Thesis - Open Access
Master of Science (MS)
Department / School
The original range of the eastern wild turkey included part of South Dakota. However, they disappeared from the state by 1920 and were not reintroduced until 1948. Up until this point, little work has been done concerning the macroscopic endoparasites of wild turkeys in any region, and no work of this nature has been undertaken in South Dakota. Therefore, the South Dakota Department of Game, fish, and parks entered into a cooperative arrangement with South Dakota State College to determine the incidence and distribution of helminths in wild turkeys of western South Dakota. In 1958, 198 turkeys harvested by hunters were examined and form the basis for this study. Of the 198 viscera collected, 85.35 per cent contained parasites. Castodes are the most common endoparasites infecting the wild turkey flock in South Dakota’s Black hills.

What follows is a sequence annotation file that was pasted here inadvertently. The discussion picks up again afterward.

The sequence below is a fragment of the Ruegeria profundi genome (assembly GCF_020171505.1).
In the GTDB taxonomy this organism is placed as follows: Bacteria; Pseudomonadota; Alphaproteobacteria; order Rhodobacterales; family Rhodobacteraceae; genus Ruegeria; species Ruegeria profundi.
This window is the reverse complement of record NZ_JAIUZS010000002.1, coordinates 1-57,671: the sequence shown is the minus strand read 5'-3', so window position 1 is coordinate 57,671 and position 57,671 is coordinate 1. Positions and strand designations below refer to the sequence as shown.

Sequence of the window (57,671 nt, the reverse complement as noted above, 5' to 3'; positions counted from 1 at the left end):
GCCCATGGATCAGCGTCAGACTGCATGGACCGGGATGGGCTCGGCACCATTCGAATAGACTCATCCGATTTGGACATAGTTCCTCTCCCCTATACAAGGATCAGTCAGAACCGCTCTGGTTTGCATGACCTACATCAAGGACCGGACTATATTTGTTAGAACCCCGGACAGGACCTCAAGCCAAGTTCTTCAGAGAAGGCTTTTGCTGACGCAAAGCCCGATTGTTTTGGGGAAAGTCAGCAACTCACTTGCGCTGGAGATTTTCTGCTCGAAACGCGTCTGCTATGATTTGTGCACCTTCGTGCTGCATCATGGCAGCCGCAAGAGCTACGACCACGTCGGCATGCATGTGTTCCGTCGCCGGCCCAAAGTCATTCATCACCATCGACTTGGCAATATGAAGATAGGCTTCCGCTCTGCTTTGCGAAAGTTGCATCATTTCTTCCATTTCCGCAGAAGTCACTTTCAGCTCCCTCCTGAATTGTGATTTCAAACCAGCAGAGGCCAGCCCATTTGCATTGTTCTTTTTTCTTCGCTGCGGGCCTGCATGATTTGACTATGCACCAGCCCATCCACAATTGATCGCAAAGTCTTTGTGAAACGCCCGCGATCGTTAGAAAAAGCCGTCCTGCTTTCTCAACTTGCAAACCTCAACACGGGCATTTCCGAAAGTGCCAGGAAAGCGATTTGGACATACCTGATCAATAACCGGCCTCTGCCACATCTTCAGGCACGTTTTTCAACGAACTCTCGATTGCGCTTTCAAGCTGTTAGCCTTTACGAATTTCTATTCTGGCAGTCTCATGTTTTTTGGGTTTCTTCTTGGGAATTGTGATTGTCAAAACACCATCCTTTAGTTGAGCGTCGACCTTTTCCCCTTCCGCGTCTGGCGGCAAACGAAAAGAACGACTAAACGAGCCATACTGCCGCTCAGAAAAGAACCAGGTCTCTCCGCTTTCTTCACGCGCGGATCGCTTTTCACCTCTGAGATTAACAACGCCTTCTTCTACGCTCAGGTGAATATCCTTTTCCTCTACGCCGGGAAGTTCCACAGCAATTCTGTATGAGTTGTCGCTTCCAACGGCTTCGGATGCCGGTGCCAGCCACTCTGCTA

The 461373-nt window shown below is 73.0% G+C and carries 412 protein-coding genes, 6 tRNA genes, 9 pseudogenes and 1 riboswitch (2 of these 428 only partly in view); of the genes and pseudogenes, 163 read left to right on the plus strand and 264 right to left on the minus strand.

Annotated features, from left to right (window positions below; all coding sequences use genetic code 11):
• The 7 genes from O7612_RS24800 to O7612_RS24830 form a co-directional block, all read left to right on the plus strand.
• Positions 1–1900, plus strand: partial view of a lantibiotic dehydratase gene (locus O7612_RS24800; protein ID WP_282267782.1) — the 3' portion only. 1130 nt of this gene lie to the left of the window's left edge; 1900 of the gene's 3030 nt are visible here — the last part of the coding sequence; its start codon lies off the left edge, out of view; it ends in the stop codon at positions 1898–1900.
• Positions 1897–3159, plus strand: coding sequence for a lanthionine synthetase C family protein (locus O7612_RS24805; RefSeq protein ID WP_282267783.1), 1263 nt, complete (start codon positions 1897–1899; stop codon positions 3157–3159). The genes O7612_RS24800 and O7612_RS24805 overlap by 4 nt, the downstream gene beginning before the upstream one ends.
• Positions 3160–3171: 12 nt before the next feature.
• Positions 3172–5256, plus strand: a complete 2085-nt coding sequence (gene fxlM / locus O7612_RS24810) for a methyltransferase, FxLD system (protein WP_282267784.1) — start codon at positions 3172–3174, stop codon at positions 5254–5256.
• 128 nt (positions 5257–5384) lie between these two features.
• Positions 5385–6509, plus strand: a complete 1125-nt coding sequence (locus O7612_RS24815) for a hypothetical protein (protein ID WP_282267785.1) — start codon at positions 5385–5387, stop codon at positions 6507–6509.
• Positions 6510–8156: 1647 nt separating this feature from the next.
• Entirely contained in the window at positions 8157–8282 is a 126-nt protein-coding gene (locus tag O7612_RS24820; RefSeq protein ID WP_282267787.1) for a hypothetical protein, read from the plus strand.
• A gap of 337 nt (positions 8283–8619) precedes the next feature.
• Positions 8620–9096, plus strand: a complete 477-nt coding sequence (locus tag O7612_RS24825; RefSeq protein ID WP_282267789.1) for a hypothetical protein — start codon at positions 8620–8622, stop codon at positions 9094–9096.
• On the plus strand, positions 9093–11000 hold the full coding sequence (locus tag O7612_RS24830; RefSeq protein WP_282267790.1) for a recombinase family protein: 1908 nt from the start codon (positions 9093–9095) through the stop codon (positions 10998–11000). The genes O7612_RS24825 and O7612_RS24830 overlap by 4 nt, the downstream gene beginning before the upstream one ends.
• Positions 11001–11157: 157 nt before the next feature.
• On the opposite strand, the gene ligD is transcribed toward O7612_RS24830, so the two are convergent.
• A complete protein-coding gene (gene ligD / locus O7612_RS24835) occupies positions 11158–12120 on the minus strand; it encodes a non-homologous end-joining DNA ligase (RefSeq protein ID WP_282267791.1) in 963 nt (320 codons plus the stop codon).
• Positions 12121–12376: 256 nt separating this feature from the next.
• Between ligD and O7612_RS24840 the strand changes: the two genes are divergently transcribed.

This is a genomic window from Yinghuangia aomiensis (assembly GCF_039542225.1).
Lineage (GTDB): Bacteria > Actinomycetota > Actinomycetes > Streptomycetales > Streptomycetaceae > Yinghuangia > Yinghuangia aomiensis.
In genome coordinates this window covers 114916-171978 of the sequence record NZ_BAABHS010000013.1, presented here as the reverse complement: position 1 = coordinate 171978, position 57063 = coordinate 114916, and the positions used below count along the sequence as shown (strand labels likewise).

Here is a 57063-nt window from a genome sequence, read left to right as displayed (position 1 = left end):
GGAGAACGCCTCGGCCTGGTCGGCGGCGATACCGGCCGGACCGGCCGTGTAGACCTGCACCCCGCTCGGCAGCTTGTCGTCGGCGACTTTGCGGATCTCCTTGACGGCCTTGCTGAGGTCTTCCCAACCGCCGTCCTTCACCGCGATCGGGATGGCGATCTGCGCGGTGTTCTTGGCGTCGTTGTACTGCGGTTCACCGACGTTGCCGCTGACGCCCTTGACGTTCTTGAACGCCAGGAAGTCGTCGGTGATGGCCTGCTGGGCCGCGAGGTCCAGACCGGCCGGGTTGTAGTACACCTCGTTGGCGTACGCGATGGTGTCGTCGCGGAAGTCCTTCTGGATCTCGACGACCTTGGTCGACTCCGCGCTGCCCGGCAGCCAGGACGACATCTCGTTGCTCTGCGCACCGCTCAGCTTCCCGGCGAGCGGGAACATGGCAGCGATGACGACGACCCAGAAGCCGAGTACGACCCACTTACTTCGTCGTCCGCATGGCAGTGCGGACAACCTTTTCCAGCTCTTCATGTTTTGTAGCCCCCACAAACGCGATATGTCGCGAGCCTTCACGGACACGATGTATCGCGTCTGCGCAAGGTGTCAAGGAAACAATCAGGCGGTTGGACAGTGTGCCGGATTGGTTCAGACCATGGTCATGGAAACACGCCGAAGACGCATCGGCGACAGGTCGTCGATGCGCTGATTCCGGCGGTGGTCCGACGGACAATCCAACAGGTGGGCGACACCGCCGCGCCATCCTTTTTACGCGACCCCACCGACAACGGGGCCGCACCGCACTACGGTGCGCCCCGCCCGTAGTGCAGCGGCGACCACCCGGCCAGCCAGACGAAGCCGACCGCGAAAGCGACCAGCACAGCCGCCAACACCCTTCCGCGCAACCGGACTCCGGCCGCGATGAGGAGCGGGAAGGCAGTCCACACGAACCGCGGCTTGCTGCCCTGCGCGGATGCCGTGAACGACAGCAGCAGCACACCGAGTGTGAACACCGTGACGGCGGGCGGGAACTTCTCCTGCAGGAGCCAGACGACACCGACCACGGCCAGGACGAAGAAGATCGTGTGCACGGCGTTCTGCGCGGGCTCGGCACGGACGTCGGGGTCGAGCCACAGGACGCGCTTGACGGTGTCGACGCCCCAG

Library of Congress Subject Headings
Turkeys -- Diseases -- South Dakota
Helminths -- South Dakota
Wild turkey -- South Dakota -- Parasites
Includes bibliographical references
Number of Pages
South Dakota State University
Dauman, Carl Frederick, "Helminth Parasites of the Wild Turkey in South Dakota" (1961). Electronic Theses and Dissertations. 2747.